1. Kites With Tails Have A Representation In The Group On Plate III
The English bow-kite was quite a familiar Figure to our fathers. The construction is simple and can be easily understood from the drawing. (The horizontal stick may be omitted.) The tail is long and is made of short pieces of paper folded or rolled up, and tied about the middle with the string of the tail. A piece of cloth usually is found on the end.
The star kite, Plate III, admits of considerable variety. The cover may extend over the entire Figure, making a hexagonal kite, or may cover just to the string shown by the dotted line, and both may be made, with or without the fringe. Again, each point of the star may be of 1 contrasting color, or there may be a star within a star.
The star and crescent is a production of one of the school boys. A crescent frame is made of split bamboo; two sticks of the star are long enough to cross the crescent, giving strength to the whole structure.
The five pointed star kite also has three sticks of equal length. They must be securely lashed together at the point of crossing. The horizontal stick can be bowed a little to good advantage. A further development of this kite would be the addition of a light circular band around the outside for the support of a fringe, which should add much to the beauty of the structure.
The kite considered the most artistic by a very competent set of judges at last year's tournament was a large six pointed star kite with fringe, and smaller stars of contrasting colored papers on the inside. The tail was made up of a graded series of duplicate kites, running down to a small one at the tip end. See photograph, Fig. G.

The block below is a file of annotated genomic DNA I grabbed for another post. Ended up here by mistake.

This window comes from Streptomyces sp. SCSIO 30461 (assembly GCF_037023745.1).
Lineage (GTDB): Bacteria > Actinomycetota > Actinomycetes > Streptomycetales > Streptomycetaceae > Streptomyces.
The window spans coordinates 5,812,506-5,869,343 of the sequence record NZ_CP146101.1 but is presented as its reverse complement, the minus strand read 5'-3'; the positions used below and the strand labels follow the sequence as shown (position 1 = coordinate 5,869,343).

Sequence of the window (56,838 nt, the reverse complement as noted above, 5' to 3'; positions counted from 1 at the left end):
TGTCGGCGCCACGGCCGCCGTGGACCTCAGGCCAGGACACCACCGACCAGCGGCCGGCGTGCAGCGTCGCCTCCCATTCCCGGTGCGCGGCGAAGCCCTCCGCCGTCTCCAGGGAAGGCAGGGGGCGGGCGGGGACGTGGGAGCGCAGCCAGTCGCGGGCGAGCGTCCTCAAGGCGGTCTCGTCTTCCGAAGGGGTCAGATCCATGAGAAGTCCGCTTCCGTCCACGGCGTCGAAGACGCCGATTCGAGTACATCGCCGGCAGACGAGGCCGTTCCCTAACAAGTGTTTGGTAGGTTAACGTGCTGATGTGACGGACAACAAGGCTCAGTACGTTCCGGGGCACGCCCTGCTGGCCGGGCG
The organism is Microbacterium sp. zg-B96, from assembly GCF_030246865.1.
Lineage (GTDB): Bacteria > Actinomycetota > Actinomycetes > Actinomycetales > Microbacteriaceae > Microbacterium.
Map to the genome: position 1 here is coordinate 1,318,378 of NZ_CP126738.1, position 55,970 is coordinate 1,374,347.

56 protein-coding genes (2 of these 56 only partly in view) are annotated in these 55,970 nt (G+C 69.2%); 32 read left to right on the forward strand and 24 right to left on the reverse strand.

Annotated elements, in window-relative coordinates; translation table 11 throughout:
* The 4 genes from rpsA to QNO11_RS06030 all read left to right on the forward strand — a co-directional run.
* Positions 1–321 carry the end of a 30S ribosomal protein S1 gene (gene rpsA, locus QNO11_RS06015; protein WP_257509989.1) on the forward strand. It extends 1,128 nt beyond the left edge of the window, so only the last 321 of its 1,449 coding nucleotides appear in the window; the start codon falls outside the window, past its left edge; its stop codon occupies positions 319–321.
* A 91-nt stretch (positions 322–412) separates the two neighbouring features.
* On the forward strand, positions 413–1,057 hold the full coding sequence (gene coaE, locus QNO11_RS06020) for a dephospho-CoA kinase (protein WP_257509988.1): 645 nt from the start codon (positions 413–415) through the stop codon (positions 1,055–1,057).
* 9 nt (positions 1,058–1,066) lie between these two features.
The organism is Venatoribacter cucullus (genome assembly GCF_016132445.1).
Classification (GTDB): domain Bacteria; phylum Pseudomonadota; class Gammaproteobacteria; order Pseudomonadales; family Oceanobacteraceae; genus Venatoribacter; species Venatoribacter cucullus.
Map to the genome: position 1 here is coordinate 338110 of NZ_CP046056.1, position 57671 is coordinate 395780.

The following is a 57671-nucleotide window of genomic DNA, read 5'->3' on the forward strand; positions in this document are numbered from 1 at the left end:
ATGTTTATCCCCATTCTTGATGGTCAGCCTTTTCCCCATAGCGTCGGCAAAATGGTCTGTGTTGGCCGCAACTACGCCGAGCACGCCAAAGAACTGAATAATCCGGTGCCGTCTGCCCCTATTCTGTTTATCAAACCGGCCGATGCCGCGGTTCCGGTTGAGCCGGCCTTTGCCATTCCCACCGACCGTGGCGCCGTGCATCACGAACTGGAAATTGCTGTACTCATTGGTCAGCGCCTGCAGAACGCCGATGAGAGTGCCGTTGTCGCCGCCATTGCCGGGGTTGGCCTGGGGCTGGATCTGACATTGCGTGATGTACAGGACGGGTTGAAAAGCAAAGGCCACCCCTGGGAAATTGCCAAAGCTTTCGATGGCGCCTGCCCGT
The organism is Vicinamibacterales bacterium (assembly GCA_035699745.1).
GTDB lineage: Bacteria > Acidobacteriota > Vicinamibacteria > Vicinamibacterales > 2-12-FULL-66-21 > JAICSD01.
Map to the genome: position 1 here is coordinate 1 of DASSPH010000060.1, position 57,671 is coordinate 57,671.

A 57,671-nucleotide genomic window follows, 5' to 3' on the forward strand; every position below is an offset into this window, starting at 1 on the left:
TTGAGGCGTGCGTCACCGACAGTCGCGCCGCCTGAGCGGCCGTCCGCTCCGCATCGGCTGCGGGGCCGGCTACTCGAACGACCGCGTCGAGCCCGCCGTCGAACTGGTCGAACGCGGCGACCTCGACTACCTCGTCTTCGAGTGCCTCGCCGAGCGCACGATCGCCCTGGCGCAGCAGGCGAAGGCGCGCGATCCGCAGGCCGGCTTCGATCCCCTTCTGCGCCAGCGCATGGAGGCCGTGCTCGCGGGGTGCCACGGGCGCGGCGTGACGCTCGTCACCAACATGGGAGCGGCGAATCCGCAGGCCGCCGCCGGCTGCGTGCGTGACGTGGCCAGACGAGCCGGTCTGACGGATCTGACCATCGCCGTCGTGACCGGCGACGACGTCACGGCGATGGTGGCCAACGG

The Japanese rectangular kite shown at the top of Plate III is made entirely of split bamboo. The vertical and two oblique sticks should be heavier than the horizontal. The two tails are of heavy cord (twisted cloth can be used) with long tassels on the ends.
The circular kites need little explanation, but the horizontal sticks should bow a little - the upper one more than the lower. The small circles of the lower kite should extend a little beyond the large circle in order to allow good lashing. If the card board discs used on the tails are not sufficient balancers, they can be made double. See Fig. H.
Before leaving this group, we must consider the bridle. Let us show the attachment of a bridle to a hexagonal kite. See Fig. I. Take a string long enough to reach from b to c with enough slack to reach out about half the height of the kite away from the kite. Attach another of equal length to a and d. Bring the two strings together at e about one-fourth of the distance above the center, and attach the kite-string at this point. See that a e is the same length as b e.
Kites with tails
The Japanese unite a great many points in their bridle, but all must be at-tached to the kite string - or anchor line - above the center. The five-pointed star kite would have a little different bridle. The bridle string from the top of the two sticks would meet two strings from the lower end of the same sticks, and be attached to the anchor line above the center of the kite.
Two anchor lines are sometimes used for the purpose of performing kite tactics in the air. Two separate bridles are then necessary, and instead of crossing, would extend from a to c and from b to d in the above illustration. The two strings must be played out equally until the kite is well up, then by skillful manipulation many beautiful tricks may be attempted.
Don't cast aside a kite just because it has to have a tail. The fox is said to be proud of his tail. Surely many kites are made more beautiful by the trailing of a long tail, but when two long graceful lines float out parallel to each other, you get a very pleasing effect, as they sway back and forth in the varying breezes.